Request for info on Edwardian servants clothing

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Request for info on Edwardian servants clothing

Postby Lady Wolfshead » Mon Apr 30, 2007 2:04 pm

I'm looking for advice/information on clothing for Edwardian servants in 1910 (preferably in Scotland). In particular, I'd be interested in any sources for underwear and corsetry for a cook, a housekeeper and maids (who work in the kitchen and the rest of the house). Does anyone know any good books, links, etc?
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Postby Shadowcat » Mon Apr 30, 2007 2:15 pm

"Occupational Costume" and another book I can't remember the name of, both by Phillis Cunnington (that is the correct spelling) would be helpful, although probably not in the detail you need.

All those servants would wear modified versions of ordinary clothing - including corsets, petticoats etc. Depending on the rank of the person who employs them, the clothes would have varied according to the time of day. Think "Upstairs, Downstairs" a great TV series of about that period.

Traditionally a housekeeper would have worn black, navy, or possibly maroon or dark brown - rarely green. She would have a cap of some kind, and a bunch of the household keys on her belt.

The cook is next down in the hierarchy, and thus would have worn a less "posh" version of the housekeeper's clothes. And so on down the ranks of the staff to the tweeny who did the dirty chores!!

Hope that helps.

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Postby Tuppence » Mon Apr 30, 2007 3:33 pm

it's her history of household servants.

both books out of print, but paul meekins had copies at the last market
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Postby Shadowcat » Mon Apr 30, 2007 3:46 pm

Thanks Tuppence

I was blowed if I could remember it!

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Postby Lady Wolfshead » Mon Apr 30, 2007 3:52 pm

Thanks, why is it that all the good books are always out of print!

For further info, the family who owned the house were middle-class and had a furniture business. They used to travel to Italy a lot and bring back items that were, at the time, unfashionable but excellent pieces of craftsmanship. There was one housekeeper and an assistant-cook, a laundry maid and some general maids that we know of. All the servants in residence were female. The gardeners and chauffeur were local men who lived in the village.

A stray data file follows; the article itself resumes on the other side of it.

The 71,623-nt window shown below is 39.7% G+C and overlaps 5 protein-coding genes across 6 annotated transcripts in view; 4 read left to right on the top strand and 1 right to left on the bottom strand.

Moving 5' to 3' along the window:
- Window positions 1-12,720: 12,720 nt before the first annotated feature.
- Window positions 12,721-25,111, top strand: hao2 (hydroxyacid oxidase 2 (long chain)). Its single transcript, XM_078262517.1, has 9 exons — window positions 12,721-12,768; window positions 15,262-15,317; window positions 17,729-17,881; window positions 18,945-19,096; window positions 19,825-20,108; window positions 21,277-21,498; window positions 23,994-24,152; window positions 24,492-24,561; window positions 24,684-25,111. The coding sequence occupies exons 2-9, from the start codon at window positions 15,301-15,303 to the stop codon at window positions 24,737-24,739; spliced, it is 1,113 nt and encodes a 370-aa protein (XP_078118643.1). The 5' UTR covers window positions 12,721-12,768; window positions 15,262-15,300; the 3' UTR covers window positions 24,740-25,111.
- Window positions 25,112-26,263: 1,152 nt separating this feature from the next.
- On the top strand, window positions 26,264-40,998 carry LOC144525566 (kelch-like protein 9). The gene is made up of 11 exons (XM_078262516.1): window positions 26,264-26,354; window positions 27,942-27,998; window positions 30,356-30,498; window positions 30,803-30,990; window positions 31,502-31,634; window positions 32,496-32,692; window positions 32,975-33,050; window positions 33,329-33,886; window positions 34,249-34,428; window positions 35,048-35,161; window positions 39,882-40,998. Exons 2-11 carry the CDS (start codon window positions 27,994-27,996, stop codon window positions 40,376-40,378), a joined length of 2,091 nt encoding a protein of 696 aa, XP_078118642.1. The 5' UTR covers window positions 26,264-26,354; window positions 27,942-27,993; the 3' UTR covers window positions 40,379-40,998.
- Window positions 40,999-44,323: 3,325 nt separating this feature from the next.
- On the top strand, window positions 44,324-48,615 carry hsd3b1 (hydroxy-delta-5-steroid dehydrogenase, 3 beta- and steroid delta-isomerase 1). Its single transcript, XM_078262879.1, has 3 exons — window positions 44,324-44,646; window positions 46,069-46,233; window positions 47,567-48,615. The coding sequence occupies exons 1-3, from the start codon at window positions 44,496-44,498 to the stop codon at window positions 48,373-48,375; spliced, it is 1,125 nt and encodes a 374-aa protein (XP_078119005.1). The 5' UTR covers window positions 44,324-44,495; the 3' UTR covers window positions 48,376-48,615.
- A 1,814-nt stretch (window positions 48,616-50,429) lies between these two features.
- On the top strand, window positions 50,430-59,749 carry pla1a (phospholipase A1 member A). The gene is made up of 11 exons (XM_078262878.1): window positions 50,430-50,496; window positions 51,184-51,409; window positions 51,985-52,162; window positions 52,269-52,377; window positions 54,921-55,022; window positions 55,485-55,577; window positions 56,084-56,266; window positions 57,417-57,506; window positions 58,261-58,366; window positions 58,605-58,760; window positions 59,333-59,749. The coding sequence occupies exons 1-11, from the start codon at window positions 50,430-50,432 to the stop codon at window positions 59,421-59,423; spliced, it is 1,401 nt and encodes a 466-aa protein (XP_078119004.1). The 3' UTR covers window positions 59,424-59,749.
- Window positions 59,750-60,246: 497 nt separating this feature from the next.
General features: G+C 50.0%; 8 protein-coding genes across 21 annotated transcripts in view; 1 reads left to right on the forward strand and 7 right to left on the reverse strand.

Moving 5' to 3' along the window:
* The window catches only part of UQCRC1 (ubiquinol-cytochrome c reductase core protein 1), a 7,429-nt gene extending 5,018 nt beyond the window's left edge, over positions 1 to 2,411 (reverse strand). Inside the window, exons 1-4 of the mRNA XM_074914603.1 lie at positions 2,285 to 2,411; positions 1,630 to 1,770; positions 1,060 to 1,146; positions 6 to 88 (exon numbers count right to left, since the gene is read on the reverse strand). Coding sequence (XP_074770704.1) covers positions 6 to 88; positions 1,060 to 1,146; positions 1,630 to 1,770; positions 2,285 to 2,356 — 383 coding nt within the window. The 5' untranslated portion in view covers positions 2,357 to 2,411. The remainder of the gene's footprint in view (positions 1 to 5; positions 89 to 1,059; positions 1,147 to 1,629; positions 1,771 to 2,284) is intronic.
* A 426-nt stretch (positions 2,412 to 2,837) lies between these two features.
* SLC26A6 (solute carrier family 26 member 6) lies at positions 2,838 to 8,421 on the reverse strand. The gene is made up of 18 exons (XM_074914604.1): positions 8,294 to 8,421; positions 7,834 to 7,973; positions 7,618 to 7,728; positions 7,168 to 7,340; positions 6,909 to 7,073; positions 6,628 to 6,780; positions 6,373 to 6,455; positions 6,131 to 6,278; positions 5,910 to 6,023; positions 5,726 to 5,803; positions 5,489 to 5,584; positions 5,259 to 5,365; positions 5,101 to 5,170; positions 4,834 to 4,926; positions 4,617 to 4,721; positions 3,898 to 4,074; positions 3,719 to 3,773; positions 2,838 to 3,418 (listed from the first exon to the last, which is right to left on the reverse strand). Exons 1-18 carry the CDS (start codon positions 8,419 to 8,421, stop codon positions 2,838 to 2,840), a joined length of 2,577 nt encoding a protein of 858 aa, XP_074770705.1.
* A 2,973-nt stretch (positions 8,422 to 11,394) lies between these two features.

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Postby m300572 » Mon Apr 30, 2007 4:57 pm

Thanks, why is it that all the good books are always out of print!


I think its because in the past the only costume geeks who bought them were museum staff - nowadays print runs are much bigger because of the costume geekery of re-enactors :lol: :lol: (I admit it, I do buy costume books but mainly as prezzies for my other half!!)
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Postby Shadowcat » Mon Apr 30, 2007 5:28 pm

Hierarchy would have gone Housekeeper, cook, then general maids and assistant cook all pretty much of a muchness, and the laundry maid, slightly lower still. The general maids would have had an order too! Talk about class system. Who did the main cooking? Was that the Housekeeper? In "big" houses, the housekeeper had no cooking duties, merely supervising the female staff, as the butler would supervise the male staff. All these are indoor servants of sourse. Outdoor servants were another matter.

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Postby Nigel » Mon Apr 30, 2007 5:38 pm

Tuppence wrote:it's her history of household servants.

both books out of print, but paul meekins had copies at the last market


I know I bought them for you remember

Possibly two of the msot expensive books I ahve ever bought :D
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Postby Alice the Huswyf » Tue May 01, 2007 12:11 pm